Change to U.S.-backed condo loans comes as summer market wraps up

A monthly real estate snap shot by John L. Scott Real Estate.

  • Friday, September 13, 2019 1:30am
  • Business

By Erin Flemming

Special to the Reporter

Though the local real estate market tends to be a bit quieter this time of year due to summer vacations, Karen Lindsay, managing broker and branch manager of John L. Scott’s Bellevue-Issaquah office, said the market was still good overall. Though her office saw fewer listings come on the market than expected, demand was still strong, especially in the $500,000 to $900,000 price range.

In the luxury market, Lindsay noted that homes priced over $1.2 million are taking a little longer to sell, with some negotiation usually involved. However, she said luxury homes locally are still selling at a good value to sellers.

Looking ahead, Lindsay said the second-strongest selling season of the year is comprised of September and October, so she expects her office to be busy.

“Once the kids are back in school and summer vacations are over, we often see potential buyers come back into the market more seriously,” Lindsay said. “For sellers, this is that last season to sell before things cool off for the holidays. As a result, we will see some additional listings in September.”

Though the local real estate market in Issaquah and Sammamish didn’t offer up any major surprises in August, the real estate industry is abuzz with a change to laws surrounding low-down-payment loans for condominiums. The Federal Housing Administration (FHA) announced in August that the U.S. will back more condominium loans, a change that is aimed at helping first-time buyers.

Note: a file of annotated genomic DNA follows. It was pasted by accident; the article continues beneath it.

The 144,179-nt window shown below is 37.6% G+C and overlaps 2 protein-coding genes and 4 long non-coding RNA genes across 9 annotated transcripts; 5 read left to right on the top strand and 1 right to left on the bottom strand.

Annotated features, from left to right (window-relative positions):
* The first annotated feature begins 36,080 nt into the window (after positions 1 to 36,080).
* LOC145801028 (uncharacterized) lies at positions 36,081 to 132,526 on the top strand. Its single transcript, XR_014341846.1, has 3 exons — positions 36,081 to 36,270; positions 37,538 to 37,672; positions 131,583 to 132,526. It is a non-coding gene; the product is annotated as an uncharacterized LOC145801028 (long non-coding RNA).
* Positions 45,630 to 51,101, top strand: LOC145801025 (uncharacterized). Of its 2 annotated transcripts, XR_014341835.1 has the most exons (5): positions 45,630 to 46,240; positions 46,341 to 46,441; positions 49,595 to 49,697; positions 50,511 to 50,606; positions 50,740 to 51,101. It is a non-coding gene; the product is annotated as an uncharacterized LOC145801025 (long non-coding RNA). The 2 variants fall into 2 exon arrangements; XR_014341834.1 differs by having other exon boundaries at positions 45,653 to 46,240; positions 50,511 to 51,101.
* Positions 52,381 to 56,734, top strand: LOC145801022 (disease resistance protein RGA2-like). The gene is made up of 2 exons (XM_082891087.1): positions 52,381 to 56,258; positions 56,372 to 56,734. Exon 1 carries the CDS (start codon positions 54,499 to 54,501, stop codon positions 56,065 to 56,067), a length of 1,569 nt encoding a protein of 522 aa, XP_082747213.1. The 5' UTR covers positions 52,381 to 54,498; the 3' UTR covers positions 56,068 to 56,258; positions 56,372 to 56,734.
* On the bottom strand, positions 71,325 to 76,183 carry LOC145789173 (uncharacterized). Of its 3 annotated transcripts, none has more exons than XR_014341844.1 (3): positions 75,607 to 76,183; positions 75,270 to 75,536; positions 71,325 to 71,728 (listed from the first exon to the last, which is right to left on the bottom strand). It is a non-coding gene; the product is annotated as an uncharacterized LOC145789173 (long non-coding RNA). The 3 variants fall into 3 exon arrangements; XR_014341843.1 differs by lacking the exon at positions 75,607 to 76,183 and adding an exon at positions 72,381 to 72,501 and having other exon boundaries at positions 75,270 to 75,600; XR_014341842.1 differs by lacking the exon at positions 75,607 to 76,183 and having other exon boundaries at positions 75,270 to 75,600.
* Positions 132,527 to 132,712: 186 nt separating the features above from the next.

The National Association of Realtors (NAR) and others expressed support for the change, arguing in cities like Seattle, expanding opportunities for first-time buyers to purchase a condo is a welcomed change. Lindsay echoed the sentiments of NAR, saying condos tend to be more affordable and are particularly attractive to millennials in markets close to the job centers.

“Previously, the rules requiring that entire projects have FHA approval before any of the owners could sell to a buyer financing through FHA didn’t made sense,” Lindsay said. “The new rules make much more sense, and I think we’ll see more condo sales as a result.”

According to a new analysis from Attom Data Solutions, homes within a close range of popular food stores such as Trader Joe’s and Whole Foods have high home value rates and investment returns. However, it’s important to remember that correlation does not equal causation. Lindsay said while neighborhood amenities are often valuable to buyers, she isn’t sure which comes first – the chicken or the egg – in this situation.

“Upscale grocery stores, restaurants, gyms and more are attracted to high end neighborhoods for customers, so if the potential customers are there, the retailers and suppliers will open there,” Lindsay said. “Conversely, buyers are interested in neighborhood amenities and ‘walkability’ is attractive in today’s market. I don’t think the high-end stores necessarily add value, but a neighborhood with many available amenities makes it more attractive to buyers.”

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